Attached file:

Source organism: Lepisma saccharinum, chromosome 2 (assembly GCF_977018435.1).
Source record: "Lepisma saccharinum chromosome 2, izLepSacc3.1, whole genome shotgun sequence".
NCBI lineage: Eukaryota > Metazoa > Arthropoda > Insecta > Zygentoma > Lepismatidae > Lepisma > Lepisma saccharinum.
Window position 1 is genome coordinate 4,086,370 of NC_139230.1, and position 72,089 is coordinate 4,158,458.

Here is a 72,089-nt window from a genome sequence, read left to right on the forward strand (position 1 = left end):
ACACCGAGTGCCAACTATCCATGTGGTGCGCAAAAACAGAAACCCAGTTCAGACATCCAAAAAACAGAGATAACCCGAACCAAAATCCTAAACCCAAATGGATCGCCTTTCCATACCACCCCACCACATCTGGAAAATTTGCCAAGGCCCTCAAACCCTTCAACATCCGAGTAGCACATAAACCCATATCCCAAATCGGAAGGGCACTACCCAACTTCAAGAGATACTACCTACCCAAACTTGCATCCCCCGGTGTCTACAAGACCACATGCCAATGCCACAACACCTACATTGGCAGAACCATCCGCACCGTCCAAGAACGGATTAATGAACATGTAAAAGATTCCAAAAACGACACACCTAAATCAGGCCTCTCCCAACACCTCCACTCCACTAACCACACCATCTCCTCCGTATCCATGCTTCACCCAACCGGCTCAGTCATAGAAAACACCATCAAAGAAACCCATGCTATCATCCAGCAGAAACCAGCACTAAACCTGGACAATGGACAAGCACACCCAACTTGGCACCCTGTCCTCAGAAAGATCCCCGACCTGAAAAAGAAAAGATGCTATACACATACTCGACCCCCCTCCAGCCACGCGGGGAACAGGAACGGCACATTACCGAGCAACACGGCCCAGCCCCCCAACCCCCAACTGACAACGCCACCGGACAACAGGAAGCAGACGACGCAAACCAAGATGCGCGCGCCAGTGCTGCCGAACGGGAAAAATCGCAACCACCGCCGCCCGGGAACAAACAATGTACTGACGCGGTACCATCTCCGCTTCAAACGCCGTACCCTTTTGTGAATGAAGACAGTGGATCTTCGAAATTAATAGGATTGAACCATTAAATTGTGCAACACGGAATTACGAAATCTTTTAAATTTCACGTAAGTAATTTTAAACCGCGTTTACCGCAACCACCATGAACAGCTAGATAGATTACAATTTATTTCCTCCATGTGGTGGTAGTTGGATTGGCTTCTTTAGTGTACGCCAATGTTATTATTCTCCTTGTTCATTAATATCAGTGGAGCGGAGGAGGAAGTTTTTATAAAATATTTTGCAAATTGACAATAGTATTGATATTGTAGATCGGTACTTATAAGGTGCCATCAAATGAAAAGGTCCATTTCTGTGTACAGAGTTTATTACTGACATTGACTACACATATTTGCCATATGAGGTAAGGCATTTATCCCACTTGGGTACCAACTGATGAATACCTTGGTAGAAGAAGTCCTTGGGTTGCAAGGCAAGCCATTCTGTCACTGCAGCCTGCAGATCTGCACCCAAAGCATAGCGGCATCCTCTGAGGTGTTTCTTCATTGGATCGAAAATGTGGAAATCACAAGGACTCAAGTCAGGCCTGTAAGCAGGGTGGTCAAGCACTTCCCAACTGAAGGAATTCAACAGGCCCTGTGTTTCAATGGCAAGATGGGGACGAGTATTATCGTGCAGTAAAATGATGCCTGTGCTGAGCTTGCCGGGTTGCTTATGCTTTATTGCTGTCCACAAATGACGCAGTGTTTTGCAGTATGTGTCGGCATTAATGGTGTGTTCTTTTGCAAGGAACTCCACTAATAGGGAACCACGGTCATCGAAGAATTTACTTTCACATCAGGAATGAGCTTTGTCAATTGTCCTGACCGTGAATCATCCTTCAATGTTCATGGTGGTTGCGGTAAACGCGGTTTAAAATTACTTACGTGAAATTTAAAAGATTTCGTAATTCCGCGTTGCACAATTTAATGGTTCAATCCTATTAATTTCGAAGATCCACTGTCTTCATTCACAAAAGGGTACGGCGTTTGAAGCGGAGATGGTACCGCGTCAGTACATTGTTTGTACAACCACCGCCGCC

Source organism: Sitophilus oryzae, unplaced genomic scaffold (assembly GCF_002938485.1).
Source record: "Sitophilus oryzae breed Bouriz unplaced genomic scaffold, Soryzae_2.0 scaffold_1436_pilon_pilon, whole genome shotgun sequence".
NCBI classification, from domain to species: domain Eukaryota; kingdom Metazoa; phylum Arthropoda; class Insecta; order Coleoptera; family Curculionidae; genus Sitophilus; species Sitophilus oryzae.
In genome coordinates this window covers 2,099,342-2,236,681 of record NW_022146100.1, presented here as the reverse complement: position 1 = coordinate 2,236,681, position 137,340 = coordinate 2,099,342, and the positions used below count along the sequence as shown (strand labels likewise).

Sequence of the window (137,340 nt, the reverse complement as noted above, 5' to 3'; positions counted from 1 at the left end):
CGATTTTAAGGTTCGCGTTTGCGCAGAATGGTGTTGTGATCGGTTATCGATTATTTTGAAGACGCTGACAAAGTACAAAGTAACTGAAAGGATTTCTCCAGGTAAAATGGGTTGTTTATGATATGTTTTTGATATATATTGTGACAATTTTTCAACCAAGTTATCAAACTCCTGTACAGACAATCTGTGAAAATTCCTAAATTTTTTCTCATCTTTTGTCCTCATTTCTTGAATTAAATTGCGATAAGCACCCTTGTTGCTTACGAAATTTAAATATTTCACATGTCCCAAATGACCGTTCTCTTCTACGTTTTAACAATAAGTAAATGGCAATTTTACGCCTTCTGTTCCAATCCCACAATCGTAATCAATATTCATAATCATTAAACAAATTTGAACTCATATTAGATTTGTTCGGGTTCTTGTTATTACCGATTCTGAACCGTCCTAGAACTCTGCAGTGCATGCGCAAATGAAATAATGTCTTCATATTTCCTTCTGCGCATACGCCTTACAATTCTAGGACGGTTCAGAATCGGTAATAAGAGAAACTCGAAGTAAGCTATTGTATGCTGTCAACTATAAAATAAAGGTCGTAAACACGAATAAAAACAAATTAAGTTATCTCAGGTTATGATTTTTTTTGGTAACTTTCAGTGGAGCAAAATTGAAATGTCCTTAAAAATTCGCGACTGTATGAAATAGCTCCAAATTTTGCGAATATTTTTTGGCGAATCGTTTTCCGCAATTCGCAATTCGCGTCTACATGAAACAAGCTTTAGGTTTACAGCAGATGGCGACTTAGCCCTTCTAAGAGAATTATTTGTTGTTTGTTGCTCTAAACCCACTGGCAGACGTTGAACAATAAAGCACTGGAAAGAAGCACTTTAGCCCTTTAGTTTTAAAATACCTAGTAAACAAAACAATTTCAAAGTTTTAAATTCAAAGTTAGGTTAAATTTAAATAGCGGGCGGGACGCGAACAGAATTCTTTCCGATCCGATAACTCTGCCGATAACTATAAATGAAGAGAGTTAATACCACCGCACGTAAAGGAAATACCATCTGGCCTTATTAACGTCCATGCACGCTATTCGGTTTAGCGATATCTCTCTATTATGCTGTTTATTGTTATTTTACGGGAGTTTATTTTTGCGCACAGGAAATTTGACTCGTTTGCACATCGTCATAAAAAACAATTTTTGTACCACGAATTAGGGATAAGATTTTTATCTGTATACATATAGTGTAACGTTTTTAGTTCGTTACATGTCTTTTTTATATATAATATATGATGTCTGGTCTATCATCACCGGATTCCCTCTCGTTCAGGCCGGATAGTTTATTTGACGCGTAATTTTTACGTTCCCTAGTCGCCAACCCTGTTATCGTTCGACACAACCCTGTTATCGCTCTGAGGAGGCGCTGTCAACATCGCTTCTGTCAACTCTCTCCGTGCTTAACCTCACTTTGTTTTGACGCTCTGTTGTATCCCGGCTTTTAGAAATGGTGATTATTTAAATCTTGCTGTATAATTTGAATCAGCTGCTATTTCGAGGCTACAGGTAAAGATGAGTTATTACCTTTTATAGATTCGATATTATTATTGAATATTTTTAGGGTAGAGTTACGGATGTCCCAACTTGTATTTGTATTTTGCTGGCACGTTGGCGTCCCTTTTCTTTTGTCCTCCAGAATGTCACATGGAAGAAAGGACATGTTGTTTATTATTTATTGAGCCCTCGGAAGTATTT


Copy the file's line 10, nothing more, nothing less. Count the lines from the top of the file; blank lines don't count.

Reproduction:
In genome coordinates this window covers 2,099,342-2,236,681 of record NW_022146100.1, presented here as the reverse complement: position 1 = coordinate 2,236,681, position 137,340 = coordinate 2,099,342, and the positions used below count along the sequence as shown (strand labels likewise).